Do you outline or just “wing it”? Yes, yes I do.

Guest Post by Grant Staley

 

Do you outline or just “wing it”? Yes, yes I do. 

Several years ago, I read a “how to write a novel” book that stated that a solid outline was a must. According to that author, writers accomplish most of their labor with a tight, comprehensive blueprint for their work. After that, the novel almost writes itself. In other words, the writer merely connects the dots. 

This is probably a fine approach for some novels and certainly for technical or non-fiction writings, but for me, I like the spontaneity of having a general sense of direction and then letting surprising twists take the work in unanticipated directions. 

For To Finish A Quilt, winging it seemed the right approach. Sure, I had a basic sense of where the story would go because its bones are loosely (in the extreme) historical. When I first sat at the keyboard, however, I had no idea of beginning it with a dream – none. It just came forward and readers have universally loved that beginning. 

That dream revealed much about the reasons for a main character’s personality and led into the narrative that followed. Following on, the next chapters are history, back stories that deepens our understanding. Those started life in outline form. 

I find writing in this manner generates surprising details that may initially seem meaningless. In the first draft of To Finish A Quilt, an absolutely trivial element, in and of itself, came to mind (“… and Eunice could see a few strands of dark curly hair.”) Later, it supplied the basis for a two-line conversation that made an important point for the two characters involved and ended the chapter. In later drafts, however, that detail became a first hint in a theme that weaves through the book.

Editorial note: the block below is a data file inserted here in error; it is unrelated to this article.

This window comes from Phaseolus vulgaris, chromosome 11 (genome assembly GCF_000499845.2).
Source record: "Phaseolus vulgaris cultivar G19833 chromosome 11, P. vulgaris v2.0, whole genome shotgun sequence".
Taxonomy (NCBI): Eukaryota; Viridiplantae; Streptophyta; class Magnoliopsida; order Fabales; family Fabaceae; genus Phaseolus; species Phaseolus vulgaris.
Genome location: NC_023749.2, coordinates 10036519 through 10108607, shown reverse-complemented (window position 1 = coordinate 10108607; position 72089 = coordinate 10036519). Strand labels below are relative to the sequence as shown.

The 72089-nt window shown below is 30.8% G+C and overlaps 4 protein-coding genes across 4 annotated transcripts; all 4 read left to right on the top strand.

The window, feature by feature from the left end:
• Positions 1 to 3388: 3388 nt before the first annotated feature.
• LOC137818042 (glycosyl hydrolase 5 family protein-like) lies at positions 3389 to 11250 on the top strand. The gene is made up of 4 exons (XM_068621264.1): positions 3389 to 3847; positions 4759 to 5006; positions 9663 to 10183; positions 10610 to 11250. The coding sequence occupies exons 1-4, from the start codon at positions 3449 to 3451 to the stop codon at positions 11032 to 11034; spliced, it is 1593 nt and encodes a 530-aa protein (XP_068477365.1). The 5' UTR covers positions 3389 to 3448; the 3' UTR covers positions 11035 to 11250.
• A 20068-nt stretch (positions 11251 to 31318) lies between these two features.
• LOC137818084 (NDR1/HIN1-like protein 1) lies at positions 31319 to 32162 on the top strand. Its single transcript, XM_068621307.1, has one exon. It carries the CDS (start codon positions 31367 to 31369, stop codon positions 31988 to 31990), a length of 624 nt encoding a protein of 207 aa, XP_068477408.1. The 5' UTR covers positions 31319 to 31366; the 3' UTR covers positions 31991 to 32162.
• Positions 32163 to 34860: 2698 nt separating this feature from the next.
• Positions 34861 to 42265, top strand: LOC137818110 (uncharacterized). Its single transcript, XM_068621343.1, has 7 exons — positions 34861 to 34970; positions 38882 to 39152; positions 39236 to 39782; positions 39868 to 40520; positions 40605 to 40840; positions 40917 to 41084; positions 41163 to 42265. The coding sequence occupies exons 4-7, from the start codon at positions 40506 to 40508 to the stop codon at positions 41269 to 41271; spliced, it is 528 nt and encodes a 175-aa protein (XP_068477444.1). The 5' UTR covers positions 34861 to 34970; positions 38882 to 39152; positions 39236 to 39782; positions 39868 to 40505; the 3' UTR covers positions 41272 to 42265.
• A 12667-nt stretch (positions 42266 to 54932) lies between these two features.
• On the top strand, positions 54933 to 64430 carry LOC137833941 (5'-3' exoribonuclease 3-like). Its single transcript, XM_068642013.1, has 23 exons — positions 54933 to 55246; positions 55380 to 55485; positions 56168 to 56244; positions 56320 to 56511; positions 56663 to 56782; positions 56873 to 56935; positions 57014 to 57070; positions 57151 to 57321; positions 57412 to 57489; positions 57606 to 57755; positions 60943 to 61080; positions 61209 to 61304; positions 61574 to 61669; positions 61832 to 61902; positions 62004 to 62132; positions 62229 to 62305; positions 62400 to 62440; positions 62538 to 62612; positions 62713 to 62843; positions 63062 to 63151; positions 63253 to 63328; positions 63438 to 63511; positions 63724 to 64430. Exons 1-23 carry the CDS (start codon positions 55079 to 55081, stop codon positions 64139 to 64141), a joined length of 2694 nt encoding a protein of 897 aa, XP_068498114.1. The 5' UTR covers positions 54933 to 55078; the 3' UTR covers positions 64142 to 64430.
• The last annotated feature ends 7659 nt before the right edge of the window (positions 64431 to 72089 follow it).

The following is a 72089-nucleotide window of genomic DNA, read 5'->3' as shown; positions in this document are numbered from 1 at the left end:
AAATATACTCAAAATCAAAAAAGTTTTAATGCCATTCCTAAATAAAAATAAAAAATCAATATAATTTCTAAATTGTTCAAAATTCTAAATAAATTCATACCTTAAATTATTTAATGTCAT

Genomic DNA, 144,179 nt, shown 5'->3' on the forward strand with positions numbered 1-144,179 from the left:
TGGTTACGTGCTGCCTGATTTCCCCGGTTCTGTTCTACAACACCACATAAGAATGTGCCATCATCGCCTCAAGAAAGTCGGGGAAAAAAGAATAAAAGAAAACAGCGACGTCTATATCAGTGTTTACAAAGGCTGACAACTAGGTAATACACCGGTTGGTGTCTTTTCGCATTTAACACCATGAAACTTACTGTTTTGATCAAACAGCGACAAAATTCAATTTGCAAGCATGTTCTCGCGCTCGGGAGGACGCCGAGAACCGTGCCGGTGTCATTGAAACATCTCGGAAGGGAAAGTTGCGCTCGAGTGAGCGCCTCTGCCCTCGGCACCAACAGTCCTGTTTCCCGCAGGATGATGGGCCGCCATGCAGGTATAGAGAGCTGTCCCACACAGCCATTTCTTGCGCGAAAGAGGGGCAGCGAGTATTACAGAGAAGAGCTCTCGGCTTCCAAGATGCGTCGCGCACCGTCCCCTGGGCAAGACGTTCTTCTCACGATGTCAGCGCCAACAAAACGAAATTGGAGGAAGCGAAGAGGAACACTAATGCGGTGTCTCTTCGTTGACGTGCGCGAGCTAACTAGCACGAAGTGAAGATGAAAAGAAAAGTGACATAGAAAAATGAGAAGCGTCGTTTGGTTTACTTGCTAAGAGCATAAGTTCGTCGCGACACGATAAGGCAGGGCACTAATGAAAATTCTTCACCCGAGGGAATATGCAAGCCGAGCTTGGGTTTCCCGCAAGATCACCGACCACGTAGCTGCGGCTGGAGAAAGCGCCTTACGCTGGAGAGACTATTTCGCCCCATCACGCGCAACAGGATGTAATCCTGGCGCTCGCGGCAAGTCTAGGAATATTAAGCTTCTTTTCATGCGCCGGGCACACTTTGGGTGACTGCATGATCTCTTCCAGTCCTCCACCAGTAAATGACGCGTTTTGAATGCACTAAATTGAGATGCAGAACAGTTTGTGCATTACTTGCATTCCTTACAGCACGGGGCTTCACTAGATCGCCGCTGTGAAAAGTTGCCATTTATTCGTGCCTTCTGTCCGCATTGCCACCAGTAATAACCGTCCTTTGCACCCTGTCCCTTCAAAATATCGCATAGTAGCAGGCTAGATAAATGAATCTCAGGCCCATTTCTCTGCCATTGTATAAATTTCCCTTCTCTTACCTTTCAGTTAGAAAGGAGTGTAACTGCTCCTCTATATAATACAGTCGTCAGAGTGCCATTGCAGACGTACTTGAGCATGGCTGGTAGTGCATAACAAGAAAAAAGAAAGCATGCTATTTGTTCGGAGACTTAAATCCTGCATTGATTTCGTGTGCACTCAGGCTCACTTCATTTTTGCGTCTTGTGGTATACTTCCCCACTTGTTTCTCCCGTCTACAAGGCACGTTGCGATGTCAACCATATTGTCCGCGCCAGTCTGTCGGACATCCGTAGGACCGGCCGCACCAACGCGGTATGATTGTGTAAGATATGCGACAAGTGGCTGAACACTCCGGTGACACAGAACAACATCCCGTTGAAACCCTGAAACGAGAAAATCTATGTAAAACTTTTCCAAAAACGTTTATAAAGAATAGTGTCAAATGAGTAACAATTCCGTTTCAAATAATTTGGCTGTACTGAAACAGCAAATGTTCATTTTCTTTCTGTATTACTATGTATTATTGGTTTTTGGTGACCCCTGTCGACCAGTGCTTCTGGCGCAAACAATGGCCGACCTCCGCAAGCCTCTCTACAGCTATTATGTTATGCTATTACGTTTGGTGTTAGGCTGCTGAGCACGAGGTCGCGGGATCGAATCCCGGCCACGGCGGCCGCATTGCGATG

Wall of Shadows, a novel I hope to release in late 2013, is much more structured. Unfolding over the course of a week, rather than decades as does Quilt, a tighter outline works well. Sunday, Monday, Tuesday, … Still, that provides only the framework for what will become the finished manuscript. With it too, I leave great gaps for ideas to suddenly string from who-knows-where. 

Grant, originally from California, lives in the Auckland suburb of St. Heliers with his wife and their two dogs. He is an avid sailor, musician, cyclist, and writer.  

His first novel To Finish A Quilt is a story of a young woman’s unfathomable hurt, the way it influences others around her, and how two men central to her life reach resolution and peace. A second novel is in progress for release in late 2013. Learn more at www.grantstaley.com

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Posted on June 21, 2012, in Publicity & Writing. Bookmark the permalink. 1 Comment.

  1. Thanks for telling both sides; too often it's my way or the highway. Most of us who've committed to the insanity of novel writing for an extended time know that a good mix of planning and wandering works best.

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